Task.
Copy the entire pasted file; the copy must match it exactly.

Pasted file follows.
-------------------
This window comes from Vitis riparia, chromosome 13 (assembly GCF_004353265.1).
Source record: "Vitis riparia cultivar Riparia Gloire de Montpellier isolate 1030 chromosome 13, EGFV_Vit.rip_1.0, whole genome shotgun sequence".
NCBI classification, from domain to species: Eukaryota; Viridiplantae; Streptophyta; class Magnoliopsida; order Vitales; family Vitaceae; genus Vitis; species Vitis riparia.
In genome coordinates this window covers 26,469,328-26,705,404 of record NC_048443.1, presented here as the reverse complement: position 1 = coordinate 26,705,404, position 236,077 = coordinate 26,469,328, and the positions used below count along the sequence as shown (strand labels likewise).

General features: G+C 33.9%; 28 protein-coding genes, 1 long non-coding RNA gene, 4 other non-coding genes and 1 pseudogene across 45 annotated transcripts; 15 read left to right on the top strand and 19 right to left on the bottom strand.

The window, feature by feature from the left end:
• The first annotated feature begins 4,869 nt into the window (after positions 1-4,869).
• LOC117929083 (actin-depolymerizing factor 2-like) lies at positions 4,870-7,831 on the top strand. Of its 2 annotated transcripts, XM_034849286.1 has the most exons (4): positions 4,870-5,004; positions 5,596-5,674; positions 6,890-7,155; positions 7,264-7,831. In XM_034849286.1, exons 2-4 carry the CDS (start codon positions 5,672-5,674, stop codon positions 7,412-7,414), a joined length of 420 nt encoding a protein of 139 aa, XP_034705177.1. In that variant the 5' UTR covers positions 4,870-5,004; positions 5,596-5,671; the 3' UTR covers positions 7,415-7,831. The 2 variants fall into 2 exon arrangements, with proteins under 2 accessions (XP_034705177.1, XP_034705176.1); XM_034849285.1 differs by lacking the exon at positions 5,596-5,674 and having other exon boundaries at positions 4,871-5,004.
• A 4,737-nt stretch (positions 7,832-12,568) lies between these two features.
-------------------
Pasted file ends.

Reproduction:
This window comes from Vitis riparia, chromosome 13 (assembly GCF_004353265.1).
Source record: "Vitis riparia cultivar Riparia Gloire de Montpellier isolate 1030 chromosome 13, EGFV_Vit.rip_1.0, whole genome shotgun sequence".
NCBI classification, from domain to species: Eukaryota; Viridiplantae; Streptophyta; class Magnoliopsida; order Vitales; family Vitaceae; genus Vitis; species Vitis riparia.
In genome coordinates this window covers 26,469,328-26,705,404 of record NC_048443.1, presented here as the reverse complement: position 1 = coordinate 26,705,404, position 236,077 = coordinate 26,469,328, and the positions used below count along the sequence as shown (strand labels likewise).

General features: G+C 33.9%; 28 protein-coding genes, 1 long non-coding RNA gene, 4 other non-coding genes and 1 pseudogene across 45 annotated transcripts; 15 read left to right on the top strand and 19 right to left on the bottom strand.

The window, feature by feature from the left end:
• The first annotated feature begins 4,869 nt into the window (after positions 1-4,869).
• LOC117929083 (actin-depolymerizing factor 2-like) lies at positions 4,870-7,831 on the top strand. Of its 2 annotated transcripts, XM_034849286.1 has the most exons (4): positions 4,870-5,004; positions 5,596-5,674; positions 6,890-7,155; positions 7,264-7,831. In XM_034849286.1, exons 2-4 carry the CDS (start codon positions 5,672-5,674, stop codon positions 7,412-7,414), a joined length of 420 nt encoding a protein of 139 aa, XP_034705177.1. In that variant the 5' UTR covers positions 4,870-5,004; positions 5,596-5,671; the 3' UTR covers positions 7,415-7,831. The 2 variants fall into 2 exon arrangements, with proteins under 2 accessions (XP_034705177.1, XP_034705176.1); XM_034849285.1 differs by lacking the exon at positions 5,596-5,674 and having other exon boundaries at positions 4,871-5,004.
• A 4,737-nt stretch (positions 7,832-12,568) lies between these two features.